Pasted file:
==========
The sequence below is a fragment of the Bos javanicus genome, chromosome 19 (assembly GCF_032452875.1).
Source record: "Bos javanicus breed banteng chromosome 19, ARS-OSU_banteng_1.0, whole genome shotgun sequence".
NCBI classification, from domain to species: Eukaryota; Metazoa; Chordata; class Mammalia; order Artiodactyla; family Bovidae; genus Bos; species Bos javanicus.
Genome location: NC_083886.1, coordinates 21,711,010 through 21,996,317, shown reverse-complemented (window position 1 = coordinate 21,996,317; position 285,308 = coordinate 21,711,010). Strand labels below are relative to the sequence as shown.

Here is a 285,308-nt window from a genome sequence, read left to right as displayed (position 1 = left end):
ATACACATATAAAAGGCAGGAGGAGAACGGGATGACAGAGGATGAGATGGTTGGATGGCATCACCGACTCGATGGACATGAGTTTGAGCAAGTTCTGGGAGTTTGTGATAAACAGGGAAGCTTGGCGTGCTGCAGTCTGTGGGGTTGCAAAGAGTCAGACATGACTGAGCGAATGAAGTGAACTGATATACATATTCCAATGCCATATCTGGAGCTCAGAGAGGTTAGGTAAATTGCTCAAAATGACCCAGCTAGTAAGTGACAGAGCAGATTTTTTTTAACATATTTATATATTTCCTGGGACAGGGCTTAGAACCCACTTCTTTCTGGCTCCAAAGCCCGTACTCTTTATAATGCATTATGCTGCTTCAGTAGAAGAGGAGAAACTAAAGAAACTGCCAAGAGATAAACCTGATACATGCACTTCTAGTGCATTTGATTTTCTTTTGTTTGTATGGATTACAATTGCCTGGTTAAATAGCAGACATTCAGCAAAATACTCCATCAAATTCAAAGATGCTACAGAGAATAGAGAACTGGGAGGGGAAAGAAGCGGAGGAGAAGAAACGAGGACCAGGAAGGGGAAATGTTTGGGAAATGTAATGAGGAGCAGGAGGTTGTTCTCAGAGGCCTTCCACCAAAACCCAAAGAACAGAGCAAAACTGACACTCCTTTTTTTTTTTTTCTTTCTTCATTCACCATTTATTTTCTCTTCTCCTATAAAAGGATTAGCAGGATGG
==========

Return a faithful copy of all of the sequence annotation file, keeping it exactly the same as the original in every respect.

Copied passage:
The sequence below is a fragment of the Bos javanicus genome, chromosome 19 (assembly GCF_032452875.1).
Source record: "Bos javanicus breed banteng chromosome 19, ARS-OSU_banteng_1.0, whole genome shotgun sequence".
NCBI classification, from domain to species: Eukaryota; Metazoa; Chordata; class Mammalia; order Artiodactyla; family Bovidae; genus Bos; species Bos javanicus.
Genome location: NC_083886.1, coordinates 21,711,010 through 21,996,317, shown reverse-complemented (window position 1 = coordinate 21,996,317; position 285,308 = coordinate 21,711,010). Strand labels below are relative to the sequence as shown.

Here is a 285,308-nt window from a genome sequence, read left to right as displayed (position 1 = left end):
ATACACATATAAAAGGCAGGAGGAGAACGGGATGACAGAGGATGAGATGGTTGGATGGCATCACCGACTCGATGGACATGAGTTTGAGCAAGTTCTGGGAGTTTGTGATAAACAGGGAAGCTTGGCGTGCTGCAGTCTGTGGGGTTGCAAAGAGTCAGACATGACTGAGCGAATGAAGTGAACTGATATACATATTCCAATGCCATATCTGGAGCTCAGAGAGGTTAGGTAAATTGCTCAAAATGACCCAGCTAGTAAGTGACAGAGCAGATTTTTTTTAACATATTTATATATTTCCTGGGACAGGGCTTAGAACCCACTTCTTTCTGGCTCCAAAGCCCGTACTCTTTATAATGCATTATGCTGCTTCAGTAGAAGAGGAGAAACTAAAGAAACTGCCAAGAGATAAACCTGATACATGCACTTCTAGTGCATTTGATTTTCTTTTGTTTGTATGGATTACAATTGCCTGGTTAAATAGCAGACATTCAGCAAAATACTCCATCAAATTCAAAGATGCTACAGAGAATAGAGAACTGGGAGGGGAAAGAAGCGGAGGAGAAGAAACGAGGACCAGGAAGGGGAAATGTTTGGGAAATGTAATGAGGAGCAGGAGGTTGTTCTCAGAGGCCTTCCACCAAAACCCAAAGAACAGAGCAAAACTGACACTCCTTTTTTTTTTTTTCTTTCTTCATTCACCATTTATTTTCTCTTCTCCTATAAAAGGATTAGCAGGATGG